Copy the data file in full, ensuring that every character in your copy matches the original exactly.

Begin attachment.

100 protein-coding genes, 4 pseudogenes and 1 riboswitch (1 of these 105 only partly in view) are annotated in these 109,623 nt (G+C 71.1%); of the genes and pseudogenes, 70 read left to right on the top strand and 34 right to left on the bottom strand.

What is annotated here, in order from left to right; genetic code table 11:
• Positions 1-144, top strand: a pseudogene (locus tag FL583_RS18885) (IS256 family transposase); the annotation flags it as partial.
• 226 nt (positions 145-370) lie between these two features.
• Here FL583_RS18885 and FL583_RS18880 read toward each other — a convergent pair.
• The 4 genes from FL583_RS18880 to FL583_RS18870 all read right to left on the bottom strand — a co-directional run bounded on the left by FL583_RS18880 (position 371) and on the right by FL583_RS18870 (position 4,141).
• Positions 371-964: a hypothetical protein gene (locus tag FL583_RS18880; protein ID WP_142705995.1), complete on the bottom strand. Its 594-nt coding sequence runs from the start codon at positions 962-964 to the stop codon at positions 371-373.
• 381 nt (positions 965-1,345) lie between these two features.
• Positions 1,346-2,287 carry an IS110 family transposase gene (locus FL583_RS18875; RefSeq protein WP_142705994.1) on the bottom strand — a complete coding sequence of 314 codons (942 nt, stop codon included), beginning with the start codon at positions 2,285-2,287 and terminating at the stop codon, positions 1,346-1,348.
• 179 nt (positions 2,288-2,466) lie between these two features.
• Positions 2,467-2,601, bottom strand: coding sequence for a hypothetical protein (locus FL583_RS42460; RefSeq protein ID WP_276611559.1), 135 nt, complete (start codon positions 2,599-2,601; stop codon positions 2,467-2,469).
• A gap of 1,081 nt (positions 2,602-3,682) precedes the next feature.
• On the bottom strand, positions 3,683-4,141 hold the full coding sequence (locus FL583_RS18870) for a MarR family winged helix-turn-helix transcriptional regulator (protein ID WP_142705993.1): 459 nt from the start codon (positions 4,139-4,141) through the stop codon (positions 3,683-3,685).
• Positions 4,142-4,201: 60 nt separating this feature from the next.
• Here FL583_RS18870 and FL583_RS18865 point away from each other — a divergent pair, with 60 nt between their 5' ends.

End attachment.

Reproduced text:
100 protein-coding genes, 4 pseudogenes and 1 riboswitch (1 of these 105 only partly in view) are annotated in these 109,623 nt (G+C 71.1%); of the genes and pseudogenes, 70 read left to right on the top strand and 34 right to left on the bottom strand.

What is annotated here, in order from left to right; genetic code table 11:
• Positions 1-144, top strand: a pseudogene (locus tag FL583_RS18885) (IS256 family transposase); the annotation flags it as partial.
• 226 nt (positions 145-370) lie between these two features.
• Here FL583_RS18885 and FL583_RS18880 read toward each other — a convergent pair.
• The 4 genes from FL583_RS18880 to FL583_RS18870 all read right to left on the bottom strand — a co-directional run bounded on the left by FL583_RS18880 (position 371) and on the right by FL583_RS18870 (position 4,141).
• Positions 371-964: a hypothetical protein gene (locus tag FL583_RS18880; protein ID WP_142705995.1), complete on the bottom strand. Its 594-nt coding sequence runs from the start codon at positions 962-964 to the stop codon at positions 371-373.
• 381 nt (positions 965-1,345) lie between these two features.
• Positions 1,346-2,287 carry an IS110 family transposase gene (locus FL583_RS18875; RefSeq protein WP_142705994.1) on the bottom strand — a complete coding sequence of 314 codons (942 nt, stop codon included), beginning with the start codon at positions 2,285-2,287 and terminating at the stop codon, positions 1,346-1,348.
• 179 nt (positions 2,288-2,466) lie between these two features.
• Positions 2,467-2,601, bottom strand: coding sequence for a hypothetical protein (locus FL583_RS42460; RefSeq protein ID WP_276611559.1), 135 nt, complete (start codon positions 2,599-2,601; stop codon positions 2,467-2,469).
• A gap of 1,081 nt (positions 2,602-3,682) precedes the next feature.
• On the bottom strand, positions 3,683-4,141 hold the full coding sequence (locus FL583_RS18870) for a MarR family winged helix-turn-helix transcriptional regulator (protein ID WP_142705993.1): 459 nt from the start codon (positions 4,139-4,141) through the stop codon (positions 3,683-3,685).
• Positions 4,142-4,201: 60 nt separating this feature from the next.
• Here FL583_RS18870 and FL583_RS18865 point away from each other — a divergent pair, with 60 nt between their 5' ends.